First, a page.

I'd like to copy ALL contents of one canvas and transfer them to another all on the client-side. I would think that I would use the canvas.toDataURL() and context.drawImage() method to implement this but I am running into a few issues.

My solution would be to get Canvas.toDataURL() and store this in an Image object in Javascript, and then use the context.drawImage() method to place it back.

However, I believe the toDataURL method returns a 64 bit encoded tag with "data:image/png;base64," prepended to it. This does not seem to be a valid tag, (I could always use some RegEx to remove this), but is that 64 bit encoded string AFTER the "data:image/png;base64," substring a valid image? Can I say image.src=iVBORw...ASASDAS, and draw this back on the canvas?

I've looked at some related issues: Display canvas image from one canvas to another canvas using base64

But the solutions don't appear to be correct.


Actually you don't have to create an image at all. drawImage() will accept a Canvas as well as an Image object.

//grab the context from your destination canvas
var destCtx = destinationCanvas.getContext('2d');

//call its drawImage() function passing it the source canvas directly
destCtx.drawImage(sourceCanvas, 0, 0);

Way faster than using an ImageData object or Image element.

Note that sourceCanvas can be a HTMLImageElement, HTMLVideoElement, or a HTMLCanvasElement. As mentioned by Dave in a comment below this answer, you cannot use a canvas drawing context as your source. If you have a canvas drawing context instead of the canvas element it was created from, there is a reference to the original canvas element on the context under context.canvas.

Here is a jsPerf to demonstrate why this is the only right way to clone a canvas: http://jsperf.com/copying-a-canvas-element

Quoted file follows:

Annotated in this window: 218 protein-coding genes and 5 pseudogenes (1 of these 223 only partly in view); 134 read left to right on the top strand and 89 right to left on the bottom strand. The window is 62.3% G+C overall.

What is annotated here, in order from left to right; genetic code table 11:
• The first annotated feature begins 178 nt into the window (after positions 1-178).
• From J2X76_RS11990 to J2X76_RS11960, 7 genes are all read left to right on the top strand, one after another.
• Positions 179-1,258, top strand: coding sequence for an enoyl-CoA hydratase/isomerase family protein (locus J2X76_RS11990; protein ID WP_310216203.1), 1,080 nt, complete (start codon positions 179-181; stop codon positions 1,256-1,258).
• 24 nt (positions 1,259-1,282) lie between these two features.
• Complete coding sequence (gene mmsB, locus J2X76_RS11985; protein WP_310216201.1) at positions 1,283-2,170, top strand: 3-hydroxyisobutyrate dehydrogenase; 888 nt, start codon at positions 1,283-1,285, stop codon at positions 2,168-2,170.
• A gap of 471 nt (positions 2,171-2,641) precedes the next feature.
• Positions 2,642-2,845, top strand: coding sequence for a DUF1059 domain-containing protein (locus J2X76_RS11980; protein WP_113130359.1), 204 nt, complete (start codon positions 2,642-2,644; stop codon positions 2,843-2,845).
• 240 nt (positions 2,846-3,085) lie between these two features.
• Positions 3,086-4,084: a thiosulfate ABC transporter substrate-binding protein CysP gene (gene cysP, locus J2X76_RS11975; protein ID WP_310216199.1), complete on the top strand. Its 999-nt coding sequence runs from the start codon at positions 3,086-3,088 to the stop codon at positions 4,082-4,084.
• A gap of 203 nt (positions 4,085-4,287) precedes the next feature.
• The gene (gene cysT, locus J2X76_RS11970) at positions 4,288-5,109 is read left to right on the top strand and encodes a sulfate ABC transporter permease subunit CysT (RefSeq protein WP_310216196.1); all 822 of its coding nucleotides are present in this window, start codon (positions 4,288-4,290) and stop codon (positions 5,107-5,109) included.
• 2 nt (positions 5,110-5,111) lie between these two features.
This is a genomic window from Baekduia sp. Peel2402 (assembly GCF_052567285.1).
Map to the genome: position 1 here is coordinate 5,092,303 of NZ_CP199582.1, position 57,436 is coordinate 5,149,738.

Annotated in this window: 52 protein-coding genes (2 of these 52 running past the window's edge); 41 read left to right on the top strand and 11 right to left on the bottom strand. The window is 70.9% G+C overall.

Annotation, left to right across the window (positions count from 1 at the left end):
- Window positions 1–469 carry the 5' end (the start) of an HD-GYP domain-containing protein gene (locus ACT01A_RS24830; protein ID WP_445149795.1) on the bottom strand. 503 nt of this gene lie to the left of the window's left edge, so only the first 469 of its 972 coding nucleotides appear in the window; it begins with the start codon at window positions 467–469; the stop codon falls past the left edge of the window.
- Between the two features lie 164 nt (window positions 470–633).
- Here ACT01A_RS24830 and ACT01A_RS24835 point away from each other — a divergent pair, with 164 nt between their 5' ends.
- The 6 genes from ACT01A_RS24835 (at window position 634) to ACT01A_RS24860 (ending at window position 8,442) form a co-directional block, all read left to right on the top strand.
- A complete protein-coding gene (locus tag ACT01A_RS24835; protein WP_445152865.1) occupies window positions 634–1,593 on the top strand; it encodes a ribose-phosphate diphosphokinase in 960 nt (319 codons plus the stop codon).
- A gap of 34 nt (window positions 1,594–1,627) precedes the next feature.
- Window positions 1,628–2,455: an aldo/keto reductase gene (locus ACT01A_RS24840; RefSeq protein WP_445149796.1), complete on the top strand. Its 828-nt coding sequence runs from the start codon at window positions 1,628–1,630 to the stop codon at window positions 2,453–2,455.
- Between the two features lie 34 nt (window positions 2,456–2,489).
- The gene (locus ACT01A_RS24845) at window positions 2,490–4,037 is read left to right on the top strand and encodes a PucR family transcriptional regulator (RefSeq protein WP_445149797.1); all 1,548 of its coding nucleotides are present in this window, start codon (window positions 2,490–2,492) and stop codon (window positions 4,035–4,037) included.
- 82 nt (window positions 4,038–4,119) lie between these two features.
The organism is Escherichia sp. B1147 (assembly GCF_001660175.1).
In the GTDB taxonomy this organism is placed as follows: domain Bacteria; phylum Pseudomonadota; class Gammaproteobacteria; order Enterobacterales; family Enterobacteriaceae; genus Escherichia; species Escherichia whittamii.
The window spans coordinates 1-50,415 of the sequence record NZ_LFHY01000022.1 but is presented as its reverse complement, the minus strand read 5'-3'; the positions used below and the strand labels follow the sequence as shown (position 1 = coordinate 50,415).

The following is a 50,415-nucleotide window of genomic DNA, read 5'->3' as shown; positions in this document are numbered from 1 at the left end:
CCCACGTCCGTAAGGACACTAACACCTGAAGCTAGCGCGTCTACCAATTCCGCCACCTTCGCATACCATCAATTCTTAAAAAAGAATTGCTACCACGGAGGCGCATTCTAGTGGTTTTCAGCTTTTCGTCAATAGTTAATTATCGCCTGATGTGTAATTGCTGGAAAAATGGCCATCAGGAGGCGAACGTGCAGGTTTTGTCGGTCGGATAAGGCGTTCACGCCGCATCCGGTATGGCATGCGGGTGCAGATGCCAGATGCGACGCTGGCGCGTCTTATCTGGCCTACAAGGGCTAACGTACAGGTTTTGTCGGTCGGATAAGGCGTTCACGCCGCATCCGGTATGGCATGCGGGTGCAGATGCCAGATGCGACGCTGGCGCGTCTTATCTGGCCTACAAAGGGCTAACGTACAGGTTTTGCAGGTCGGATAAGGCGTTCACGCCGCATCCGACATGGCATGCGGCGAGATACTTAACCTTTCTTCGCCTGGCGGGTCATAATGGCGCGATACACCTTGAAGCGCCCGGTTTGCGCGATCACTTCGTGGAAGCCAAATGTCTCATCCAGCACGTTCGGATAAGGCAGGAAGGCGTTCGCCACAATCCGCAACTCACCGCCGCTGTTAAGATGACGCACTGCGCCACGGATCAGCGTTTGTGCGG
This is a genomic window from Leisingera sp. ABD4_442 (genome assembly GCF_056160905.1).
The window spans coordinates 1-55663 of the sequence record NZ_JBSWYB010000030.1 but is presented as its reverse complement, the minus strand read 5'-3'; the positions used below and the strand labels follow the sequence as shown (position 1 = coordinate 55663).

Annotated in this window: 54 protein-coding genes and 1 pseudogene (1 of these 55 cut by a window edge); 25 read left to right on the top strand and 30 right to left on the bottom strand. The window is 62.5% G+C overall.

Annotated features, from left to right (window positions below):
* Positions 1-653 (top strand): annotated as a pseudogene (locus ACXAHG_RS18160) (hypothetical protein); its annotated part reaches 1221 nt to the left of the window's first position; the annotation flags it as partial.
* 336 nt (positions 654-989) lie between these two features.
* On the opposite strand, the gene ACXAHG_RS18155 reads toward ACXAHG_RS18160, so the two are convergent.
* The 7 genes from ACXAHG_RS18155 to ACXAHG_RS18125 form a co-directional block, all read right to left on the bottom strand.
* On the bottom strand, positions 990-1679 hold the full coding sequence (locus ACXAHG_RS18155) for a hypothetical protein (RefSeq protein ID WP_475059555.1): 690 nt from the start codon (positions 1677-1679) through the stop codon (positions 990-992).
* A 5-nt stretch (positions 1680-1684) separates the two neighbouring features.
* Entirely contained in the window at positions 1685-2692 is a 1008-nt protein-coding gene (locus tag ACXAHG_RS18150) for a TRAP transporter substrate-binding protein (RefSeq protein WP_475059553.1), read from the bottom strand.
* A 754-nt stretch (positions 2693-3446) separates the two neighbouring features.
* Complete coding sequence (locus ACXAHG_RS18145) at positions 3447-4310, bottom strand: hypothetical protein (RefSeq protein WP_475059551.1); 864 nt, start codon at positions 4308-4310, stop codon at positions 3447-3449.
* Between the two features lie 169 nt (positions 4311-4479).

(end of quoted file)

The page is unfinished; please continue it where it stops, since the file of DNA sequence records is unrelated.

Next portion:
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    a small point which tripped me up: while you can draw a canvas (HTMLCanvasElement), you cannot draw a context (CanvasRenderingContext2D). Use myContext.canvas instead. – Dave Aug 28 '13 at 16:02
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    @Dave comment is a MUST READ... woud give +10 if possible ;). @Robert-Hurst must complement his answer with this comment since he doesn't specify from where source canvas comes from... – Paulo Bueno Nov 24 '15 at 16:43
  • Could you please provide an example ? – ShibinRagh Sep 3 '16 at 12:49
  • @RogerGajraj Actually the canvas does not have to be visible. This is demonstrated there => jsfiddle.net/d36wwtvj – Robert Hurst May 16 '17 at 6:08

@robert-hurst has a cleaner approach.

However, this solution may also be used, in places when you actually want to have a copy of Data Url after copying. For example, when you are building a website that uses lots of image/canvas operations.

    // select canvas elements
    var sourceCanvas = document.getElementById("some-unique-id");
    var destCanvas = document.getElementsByClassName("some-class-selector")[0];

    //copy canvas by DataUrl
    var sourceImageData = sourceCanvas.toDataURL("image/png");
    var destCanvasContext = destCanvas.getContext('2d');

    var destinationImage = new Image;
    destinationImage.onload = function(){
    destinationImage.src = sourceImageData;
  • I was needing to copy the contents of a canvas to use elsewhere - this was perfect as it generated ~80KB of data vs ~60MB using getImageData – Ryan Wheale Dec 19 '20 at 7:26

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